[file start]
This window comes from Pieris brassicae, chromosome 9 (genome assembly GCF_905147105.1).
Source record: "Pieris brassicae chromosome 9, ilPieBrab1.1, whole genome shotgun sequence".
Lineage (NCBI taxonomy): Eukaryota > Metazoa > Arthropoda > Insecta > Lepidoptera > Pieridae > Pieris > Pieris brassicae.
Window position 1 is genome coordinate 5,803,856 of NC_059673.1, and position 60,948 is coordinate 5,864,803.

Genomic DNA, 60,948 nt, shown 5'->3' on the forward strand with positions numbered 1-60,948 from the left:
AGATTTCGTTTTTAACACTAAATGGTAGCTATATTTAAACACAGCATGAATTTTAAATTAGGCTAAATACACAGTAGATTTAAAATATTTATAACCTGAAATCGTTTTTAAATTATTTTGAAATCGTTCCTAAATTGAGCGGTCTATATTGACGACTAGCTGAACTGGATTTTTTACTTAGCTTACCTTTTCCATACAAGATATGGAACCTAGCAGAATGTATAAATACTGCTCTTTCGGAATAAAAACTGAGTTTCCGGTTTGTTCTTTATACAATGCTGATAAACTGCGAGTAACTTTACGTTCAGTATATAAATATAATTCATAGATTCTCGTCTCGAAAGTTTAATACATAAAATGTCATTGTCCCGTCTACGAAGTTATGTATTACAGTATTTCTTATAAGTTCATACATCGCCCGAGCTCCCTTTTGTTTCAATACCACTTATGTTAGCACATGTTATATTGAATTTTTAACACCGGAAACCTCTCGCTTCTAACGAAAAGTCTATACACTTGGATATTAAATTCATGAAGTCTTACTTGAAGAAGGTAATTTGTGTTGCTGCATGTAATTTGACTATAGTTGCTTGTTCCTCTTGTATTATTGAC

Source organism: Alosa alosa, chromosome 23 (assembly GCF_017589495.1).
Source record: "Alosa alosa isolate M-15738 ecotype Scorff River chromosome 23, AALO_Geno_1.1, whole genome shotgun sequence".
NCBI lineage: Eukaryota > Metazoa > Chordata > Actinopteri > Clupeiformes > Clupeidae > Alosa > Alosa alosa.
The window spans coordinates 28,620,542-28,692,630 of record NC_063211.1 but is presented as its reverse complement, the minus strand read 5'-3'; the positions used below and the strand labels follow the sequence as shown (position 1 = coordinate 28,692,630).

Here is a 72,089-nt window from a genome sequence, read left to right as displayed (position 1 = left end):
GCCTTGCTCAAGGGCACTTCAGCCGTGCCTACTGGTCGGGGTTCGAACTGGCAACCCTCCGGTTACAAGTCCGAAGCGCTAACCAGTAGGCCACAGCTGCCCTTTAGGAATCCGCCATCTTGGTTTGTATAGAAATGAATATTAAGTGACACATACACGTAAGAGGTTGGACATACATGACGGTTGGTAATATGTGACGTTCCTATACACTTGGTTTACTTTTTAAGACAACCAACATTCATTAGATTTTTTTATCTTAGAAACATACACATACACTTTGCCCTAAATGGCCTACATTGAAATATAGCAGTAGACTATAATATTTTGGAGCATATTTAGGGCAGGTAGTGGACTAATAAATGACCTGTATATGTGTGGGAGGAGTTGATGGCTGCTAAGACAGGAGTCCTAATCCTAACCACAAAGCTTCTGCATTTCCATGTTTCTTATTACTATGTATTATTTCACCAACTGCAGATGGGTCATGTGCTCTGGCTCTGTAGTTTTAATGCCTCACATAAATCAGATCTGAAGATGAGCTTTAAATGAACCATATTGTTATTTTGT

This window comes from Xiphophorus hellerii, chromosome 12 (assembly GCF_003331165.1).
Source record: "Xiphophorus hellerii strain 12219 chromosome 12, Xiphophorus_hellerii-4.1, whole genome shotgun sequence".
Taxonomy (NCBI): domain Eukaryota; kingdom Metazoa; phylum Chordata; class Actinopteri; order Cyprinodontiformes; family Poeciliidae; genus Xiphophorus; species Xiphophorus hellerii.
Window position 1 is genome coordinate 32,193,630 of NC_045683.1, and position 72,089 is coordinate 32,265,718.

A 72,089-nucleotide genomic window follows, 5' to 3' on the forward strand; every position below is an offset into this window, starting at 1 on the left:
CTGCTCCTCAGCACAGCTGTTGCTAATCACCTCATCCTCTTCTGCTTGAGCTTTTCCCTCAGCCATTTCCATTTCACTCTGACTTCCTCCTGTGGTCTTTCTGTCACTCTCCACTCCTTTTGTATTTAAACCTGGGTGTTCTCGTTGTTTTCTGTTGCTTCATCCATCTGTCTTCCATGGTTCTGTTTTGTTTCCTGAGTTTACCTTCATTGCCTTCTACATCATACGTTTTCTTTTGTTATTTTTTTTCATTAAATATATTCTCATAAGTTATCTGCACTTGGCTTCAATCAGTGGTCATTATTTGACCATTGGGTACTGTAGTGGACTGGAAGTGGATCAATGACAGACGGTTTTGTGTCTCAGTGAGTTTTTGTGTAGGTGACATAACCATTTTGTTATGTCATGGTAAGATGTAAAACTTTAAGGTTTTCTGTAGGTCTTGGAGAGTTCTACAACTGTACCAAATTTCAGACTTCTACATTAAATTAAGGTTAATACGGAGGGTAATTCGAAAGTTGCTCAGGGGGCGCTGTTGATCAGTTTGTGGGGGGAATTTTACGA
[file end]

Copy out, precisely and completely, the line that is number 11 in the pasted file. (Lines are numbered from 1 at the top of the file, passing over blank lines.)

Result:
Here is a 72,089-nt window from a genome sequence, read left to right as displayed (position 1 = left end):